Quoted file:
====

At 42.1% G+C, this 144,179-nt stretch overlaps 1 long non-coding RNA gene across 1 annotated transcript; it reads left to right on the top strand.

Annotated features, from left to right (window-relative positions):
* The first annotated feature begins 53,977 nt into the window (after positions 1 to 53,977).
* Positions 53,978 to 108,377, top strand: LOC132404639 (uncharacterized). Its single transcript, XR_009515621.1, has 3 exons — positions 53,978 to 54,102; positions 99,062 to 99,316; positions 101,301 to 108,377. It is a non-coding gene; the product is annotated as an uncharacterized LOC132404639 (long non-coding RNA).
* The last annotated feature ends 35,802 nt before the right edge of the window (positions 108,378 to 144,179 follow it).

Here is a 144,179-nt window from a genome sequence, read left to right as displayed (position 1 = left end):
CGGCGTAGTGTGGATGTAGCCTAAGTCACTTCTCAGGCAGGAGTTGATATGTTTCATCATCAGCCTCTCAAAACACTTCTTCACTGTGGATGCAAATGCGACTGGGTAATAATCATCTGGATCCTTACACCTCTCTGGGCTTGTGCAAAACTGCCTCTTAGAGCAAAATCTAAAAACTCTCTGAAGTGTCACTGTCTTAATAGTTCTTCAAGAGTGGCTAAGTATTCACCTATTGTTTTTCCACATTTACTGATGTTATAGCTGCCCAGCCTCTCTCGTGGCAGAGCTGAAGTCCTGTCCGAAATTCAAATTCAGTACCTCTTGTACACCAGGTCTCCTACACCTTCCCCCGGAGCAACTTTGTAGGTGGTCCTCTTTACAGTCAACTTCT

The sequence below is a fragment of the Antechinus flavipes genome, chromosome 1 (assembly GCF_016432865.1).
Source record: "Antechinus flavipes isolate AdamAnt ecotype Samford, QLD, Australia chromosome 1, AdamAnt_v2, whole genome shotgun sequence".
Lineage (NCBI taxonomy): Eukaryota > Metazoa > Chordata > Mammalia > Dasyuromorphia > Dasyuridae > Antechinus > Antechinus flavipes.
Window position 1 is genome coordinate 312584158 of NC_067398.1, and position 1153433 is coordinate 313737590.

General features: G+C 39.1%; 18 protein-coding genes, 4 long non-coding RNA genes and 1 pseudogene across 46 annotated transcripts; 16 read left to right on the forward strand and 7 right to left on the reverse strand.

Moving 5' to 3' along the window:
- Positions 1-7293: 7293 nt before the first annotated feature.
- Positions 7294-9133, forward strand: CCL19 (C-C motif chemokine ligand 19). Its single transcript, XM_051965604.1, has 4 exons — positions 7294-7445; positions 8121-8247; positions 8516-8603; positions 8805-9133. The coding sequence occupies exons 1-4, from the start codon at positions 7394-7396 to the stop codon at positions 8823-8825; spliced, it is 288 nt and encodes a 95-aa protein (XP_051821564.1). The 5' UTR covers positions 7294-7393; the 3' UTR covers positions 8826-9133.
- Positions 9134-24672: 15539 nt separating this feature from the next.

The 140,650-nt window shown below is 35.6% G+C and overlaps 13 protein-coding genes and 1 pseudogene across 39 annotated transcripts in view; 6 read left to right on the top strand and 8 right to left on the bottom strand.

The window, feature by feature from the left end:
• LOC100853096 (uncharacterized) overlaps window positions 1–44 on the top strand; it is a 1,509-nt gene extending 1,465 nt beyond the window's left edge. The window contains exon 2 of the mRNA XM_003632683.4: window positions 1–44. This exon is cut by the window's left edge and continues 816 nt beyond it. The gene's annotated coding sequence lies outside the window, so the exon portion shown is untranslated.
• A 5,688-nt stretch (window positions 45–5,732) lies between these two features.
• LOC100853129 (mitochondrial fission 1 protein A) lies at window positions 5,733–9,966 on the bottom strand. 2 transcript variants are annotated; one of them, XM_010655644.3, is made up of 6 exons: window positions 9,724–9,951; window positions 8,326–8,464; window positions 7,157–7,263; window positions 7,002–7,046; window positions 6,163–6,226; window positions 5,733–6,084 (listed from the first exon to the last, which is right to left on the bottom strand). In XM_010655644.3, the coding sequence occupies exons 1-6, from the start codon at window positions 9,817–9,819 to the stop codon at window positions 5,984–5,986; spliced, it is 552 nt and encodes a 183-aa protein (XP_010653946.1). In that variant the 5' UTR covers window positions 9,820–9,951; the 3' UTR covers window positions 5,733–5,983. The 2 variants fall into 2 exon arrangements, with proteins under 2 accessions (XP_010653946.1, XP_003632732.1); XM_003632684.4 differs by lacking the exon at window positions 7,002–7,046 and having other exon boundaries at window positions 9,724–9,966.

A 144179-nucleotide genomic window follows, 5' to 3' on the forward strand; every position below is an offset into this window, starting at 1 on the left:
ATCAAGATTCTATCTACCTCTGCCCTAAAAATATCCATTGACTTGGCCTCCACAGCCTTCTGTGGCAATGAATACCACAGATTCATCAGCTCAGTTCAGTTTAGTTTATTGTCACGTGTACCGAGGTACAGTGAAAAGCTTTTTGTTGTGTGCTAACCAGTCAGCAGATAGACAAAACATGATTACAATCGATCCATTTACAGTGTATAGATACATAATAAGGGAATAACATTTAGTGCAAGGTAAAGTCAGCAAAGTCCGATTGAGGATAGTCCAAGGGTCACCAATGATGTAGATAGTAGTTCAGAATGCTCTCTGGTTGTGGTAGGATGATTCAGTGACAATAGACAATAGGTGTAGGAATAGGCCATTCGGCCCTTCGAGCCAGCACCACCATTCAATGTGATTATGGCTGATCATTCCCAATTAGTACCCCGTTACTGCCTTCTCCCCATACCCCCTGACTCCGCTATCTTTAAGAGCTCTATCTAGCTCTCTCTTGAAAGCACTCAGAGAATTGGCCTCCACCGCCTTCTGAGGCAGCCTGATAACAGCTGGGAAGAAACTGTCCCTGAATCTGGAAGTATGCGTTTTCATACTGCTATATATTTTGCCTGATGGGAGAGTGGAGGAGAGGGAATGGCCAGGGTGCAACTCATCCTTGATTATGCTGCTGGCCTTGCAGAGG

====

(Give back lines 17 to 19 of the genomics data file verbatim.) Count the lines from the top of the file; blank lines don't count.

The 140,650-nt window shown below is 35.6% G+C and overlaps 13 protein-coding genes and 1 pseudogene across 39 annotated transcripts in view; 6 read left to right on the top strand and 8 right to left on the bottom strand.

The window, feature by feature from the left end:
• LOC100853096 (uncharacterized) overlaps window positions 1–44 on the top strand; it is a 1,509-nt gene extending 1,465 nt beyond the window's left edge. The window contains exon 2 of the mRNA XM_003632683.4: window positions 1–44. This exon is cut by the window's left edge and continues 816 nt beyond it. The gene's annotated coding sequence lies outside the window, so the exon portion shown is untranslated.